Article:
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Notre Dame Football: All of your offensive coordinator opinions are hot trash

And so are mine

Seb Prowse of the Trades Hall’s New Inte Photo credit should read WILLIAM WEST/AFP via Getty Images

With the departure of Tommy Rees as Notre Dame’s offensive coordinator, there are many opinions and many lists being floated around and almost all of them are hot trash — and my own aren’t much of an exception.


The online debate about Tommy Rees is pretty comical at this point. Tommy’s detractors come close to calling him Brian Ferentz 2.0, and his apologists ask you to take a walk to the imagination station. Personally, I think the truth lies somewhere in the middle — as it often does.

On the latest OFD Podcast, we boiled a lot of it down to square peg being shoved through a round hole.

It’s weird to think that a guy that is Blue and Gold to the bone would be such a bad fit at Notre Dame, but that’s actually what both sides agree on after you boil down all of the takes. His time at Notre Dame was NOT a success. However you want to define that is probably fine, but you don’t need advanced stats for this one.

I really don’t know if Rakes is talking about Tommy specifically or the long list of OC candidates floating around, but in the case of Mr. Rees — points per game is all I need to know that his time in the coaching booth was less than good.

In his three years as the playcaller, Tommy’s offense averaged 33.47 points per game.

  • 2020 — 31.8
  • 2021 — 35.2
  • 2022 — 33.4

And it’s not like the schedule was full of quality defenses as about half of those games were against ACC opponents. Throw in a big handful of G5’s and those numbers just don’t cut it. In Notre Dame’s eight losses over the past three years, the offense scored 10, 14, 13, 35, 10, 21, 14, 27 points.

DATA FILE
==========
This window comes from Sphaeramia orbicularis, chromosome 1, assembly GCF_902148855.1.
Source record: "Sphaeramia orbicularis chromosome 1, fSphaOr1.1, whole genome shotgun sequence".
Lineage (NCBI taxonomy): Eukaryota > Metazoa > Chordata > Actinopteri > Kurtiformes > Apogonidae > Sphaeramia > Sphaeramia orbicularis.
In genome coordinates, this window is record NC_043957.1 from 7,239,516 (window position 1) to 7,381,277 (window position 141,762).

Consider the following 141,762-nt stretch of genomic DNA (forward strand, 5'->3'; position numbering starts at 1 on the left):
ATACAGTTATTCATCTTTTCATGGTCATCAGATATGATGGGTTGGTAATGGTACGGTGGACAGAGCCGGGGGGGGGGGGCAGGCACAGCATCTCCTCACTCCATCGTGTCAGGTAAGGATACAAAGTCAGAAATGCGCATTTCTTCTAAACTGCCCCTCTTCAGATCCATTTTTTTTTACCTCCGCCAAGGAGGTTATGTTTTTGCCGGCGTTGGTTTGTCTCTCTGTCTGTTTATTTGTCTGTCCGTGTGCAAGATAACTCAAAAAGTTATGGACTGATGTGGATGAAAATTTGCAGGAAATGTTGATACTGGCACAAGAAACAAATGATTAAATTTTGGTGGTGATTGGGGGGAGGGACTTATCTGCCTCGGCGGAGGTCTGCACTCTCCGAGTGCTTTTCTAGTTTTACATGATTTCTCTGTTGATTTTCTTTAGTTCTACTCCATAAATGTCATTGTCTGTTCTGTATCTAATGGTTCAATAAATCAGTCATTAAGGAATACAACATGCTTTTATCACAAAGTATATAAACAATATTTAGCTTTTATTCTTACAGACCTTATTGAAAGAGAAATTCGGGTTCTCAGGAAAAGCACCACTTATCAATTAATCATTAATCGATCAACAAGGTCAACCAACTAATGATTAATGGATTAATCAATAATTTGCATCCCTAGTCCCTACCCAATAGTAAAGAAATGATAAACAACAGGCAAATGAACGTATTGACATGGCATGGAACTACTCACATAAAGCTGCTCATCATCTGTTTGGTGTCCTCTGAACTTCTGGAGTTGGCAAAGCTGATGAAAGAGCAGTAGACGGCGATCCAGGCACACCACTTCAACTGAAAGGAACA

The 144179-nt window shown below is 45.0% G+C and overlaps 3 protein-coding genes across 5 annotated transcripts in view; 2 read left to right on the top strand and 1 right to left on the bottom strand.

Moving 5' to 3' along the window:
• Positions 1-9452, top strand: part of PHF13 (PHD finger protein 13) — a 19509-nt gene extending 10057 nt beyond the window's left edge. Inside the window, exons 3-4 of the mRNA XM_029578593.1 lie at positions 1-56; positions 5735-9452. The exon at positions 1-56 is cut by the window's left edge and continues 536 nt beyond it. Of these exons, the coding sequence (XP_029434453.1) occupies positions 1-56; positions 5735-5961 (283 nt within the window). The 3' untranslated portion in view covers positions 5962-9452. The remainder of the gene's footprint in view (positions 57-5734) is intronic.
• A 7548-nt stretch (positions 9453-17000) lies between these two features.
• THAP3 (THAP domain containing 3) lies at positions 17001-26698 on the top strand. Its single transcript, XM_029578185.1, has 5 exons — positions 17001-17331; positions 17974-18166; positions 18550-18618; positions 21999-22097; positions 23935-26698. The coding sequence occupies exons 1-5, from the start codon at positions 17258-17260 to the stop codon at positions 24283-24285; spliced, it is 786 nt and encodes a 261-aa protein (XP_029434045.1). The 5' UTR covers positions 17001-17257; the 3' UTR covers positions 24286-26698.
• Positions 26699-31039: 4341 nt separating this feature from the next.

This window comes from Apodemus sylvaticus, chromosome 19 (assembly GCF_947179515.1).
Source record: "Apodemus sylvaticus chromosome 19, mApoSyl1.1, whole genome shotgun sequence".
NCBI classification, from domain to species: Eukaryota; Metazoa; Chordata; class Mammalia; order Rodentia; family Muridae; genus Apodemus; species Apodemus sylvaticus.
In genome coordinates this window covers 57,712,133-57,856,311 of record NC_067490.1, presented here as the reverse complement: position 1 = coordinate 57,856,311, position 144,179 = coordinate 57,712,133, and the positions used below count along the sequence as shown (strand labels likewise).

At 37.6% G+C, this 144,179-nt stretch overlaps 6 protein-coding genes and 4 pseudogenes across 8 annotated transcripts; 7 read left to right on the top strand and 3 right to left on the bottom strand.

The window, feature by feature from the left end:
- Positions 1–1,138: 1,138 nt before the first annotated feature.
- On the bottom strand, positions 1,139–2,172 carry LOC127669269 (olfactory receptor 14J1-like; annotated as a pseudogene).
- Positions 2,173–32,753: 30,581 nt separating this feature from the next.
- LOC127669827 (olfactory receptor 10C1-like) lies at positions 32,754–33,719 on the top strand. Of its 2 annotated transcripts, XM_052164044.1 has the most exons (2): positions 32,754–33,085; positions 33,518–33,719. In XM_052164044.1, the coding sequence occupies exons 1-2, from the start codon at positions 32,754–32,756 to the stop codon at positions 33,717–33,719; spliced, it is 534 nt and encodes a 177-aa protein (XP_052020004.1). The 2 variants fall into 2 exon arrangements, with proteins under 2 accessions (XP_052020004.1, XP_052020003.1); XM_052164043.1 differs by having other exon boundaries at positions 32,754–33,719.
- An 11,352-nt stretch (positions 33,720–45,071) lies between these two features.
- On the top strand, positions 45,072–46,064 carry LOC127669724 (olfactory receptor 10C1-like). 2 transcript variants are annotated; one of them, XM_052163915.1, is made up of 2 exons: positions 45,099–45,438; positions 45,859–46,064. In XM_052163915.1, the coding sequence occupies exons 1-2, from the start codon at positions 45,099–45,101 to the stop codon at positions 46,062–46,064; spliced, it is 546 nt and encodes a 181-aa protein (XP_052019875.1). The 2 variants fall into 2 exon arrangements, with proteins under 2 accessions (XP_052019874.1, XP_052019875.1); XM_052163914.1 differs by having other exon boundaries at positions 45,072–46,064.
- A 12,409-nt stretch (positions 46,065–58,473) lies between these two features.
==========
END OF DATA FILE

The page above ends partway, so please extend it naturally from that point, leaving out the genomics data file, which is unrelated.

You can pull out advanced stats for a lot of things, and they can be very valuable in examining one game at a time, but points scored over a multi-year period is the only thing that matters. It wasn’t enough.

Just ask 1987 Heisman winner, Tim Brown:

I do wonder if Mike Golic Junior has told Tim Brown to go touch grass...


As all-knowing as some members of the Notre Dame beat come off, they simply don’t have the bandwidth to have a great grasp of what is happening nationally. As well sourced as national writers are, they don’t understand the nuance of Notre Dame enough to have a great grasp of what’s happening with the Irish football team.

And it’s fine. To think otherwise is to expect far too much from those local and national writers. So... when you view anyone’s list of OC candidates for the Notre Dame job, just keep in mind that 75% of it is total bullshit.

The good news (or bad news for some) is that Marcus Freeman is going to start interviewing candidates for the job. One of the great complaints about Brian Kelly during his time in South Bend, was that he rarely did a full national search for coaching jobs. We should expect something quite different from Freeman, which means there may be names (and interviews) that come out of left field — which is fine.

One of the first names that has developed some traction is one that slowly trickled out of the weekend because it’s nowhere near the top of anyone’s list. That name is Byron Leftwich.

To be honest, I’m not sure how viable Leftwich is as a candidate, but I am encouraged if this is going to be a real national search. Notre Dame probably has about two weeks to get this done without causing a major disruption to spring football.


Notre Dame is probably going to frustrate many of you that are looking for a quick end to this situation. Add the possibility of a defensive coordinator search if Al Golden does eventually jump back to the NFL (as the chatter goes) and the announcement timelines will be a bit maddening.

It’s a Notre Dame thing, and we are all waiting to see how this ends. The offensive coordinator hiring will likely be the defining moment of the Freeman era, so I’m willing to watch him kick a few tires for the right hire.